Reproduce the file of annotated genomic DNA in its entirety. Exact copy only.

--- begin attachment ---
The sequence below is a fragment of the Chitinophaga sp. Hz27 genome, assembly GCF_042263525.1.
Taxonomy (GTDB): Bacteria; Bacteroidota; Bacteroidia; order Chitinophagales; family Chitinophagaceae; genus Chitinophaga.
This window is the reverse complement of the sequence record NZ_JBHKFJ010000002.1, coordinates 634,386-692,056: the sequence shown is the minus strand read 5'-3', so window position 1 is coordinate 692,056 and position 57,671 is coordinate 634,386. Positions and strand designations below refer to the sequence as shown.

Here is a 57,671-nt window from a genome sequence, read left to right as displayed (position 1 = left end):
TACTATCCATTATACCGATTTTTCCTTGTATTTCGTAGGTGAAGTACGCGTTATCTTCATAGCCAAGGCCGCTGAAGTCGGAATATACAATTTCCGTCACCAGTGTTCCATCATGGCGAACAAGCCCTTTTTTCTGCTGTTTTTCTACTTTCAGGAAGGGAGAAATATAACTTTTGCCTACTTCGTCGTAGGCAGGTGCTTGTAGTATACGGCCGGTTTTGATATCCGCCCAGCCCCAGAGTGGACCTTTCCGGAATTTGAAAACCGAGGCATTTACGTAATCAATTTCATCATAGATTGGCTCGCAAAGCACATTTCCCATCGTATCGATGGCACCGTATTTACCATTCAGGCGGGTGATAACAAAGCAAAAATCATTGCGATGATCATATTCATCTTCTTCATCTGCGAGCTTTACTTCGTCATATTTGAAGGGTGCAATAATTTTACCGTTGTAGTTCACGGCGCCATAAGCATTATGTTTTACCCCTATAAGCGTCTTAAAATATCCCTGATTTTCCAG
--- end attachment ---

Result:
The sequence below is a fragment of the Chitinophaga sp. Hz27 genome, assembly GCF_042263525.1.
Taxonomy (GTDB): Bacteria; Bacteroidota; Bacteroidia; order Chitinophagales; family Chitinophagaceae; genus Chitinophaga.
This window is the reverse complement of the sequence record NZ_JBHKFJ010000002.1, coordinates 634,386-692,056: the sequence shown is the minus strand read 5'-3', so window position 1 is coordinate 692,056 and position 57,671 is coordinate 634,386. Positions and strand designations below refer to the sequence as shown.

Here is a 57,671-nt window from a genome sequence, read left to right as displayed (position 1 = left end):
TACTATCCATTATACCGATTTTTCCTTGTATTTCGTAGGTGAAGTACGCGTTATCTTCATAGCCAAGGCCGCTGAAGTCGGAATATACAATTTCCGTCACCAGTGTTCCATCATGGCGAACAAGCCCTTTTTTCTGCTGTTTTTCTACTTTCAGGAAGGGAGAAATATAACTTTTGCCTACTTCGTCGTAGGCAGGTGCTTGTAGTATACGGCCGGTTTTGATATCCGCCCAGCCCCAGAGTGGACCTTTCCGGAATTTGAAAACCGAGGCATTTACGTAATCAATTTCATCATAGATTGGCTCGCAAAGCACATTTCCCATCGTATCGATGGCACCGTATTTACCATTCAGGCGGGTGATAACAAAGCAAAAATCATTGCGATGATCATATTCATCTTCTTCATCTGCGAGCTTTACTTCGTCATATTTGAAGGGTGCAATAATTTTACCGTTGTAGTTCACGGCGCCATAAGCATTATGTTTTACCCCTATAAGCGTCTTAAAATATCCCTGATTTTCCAG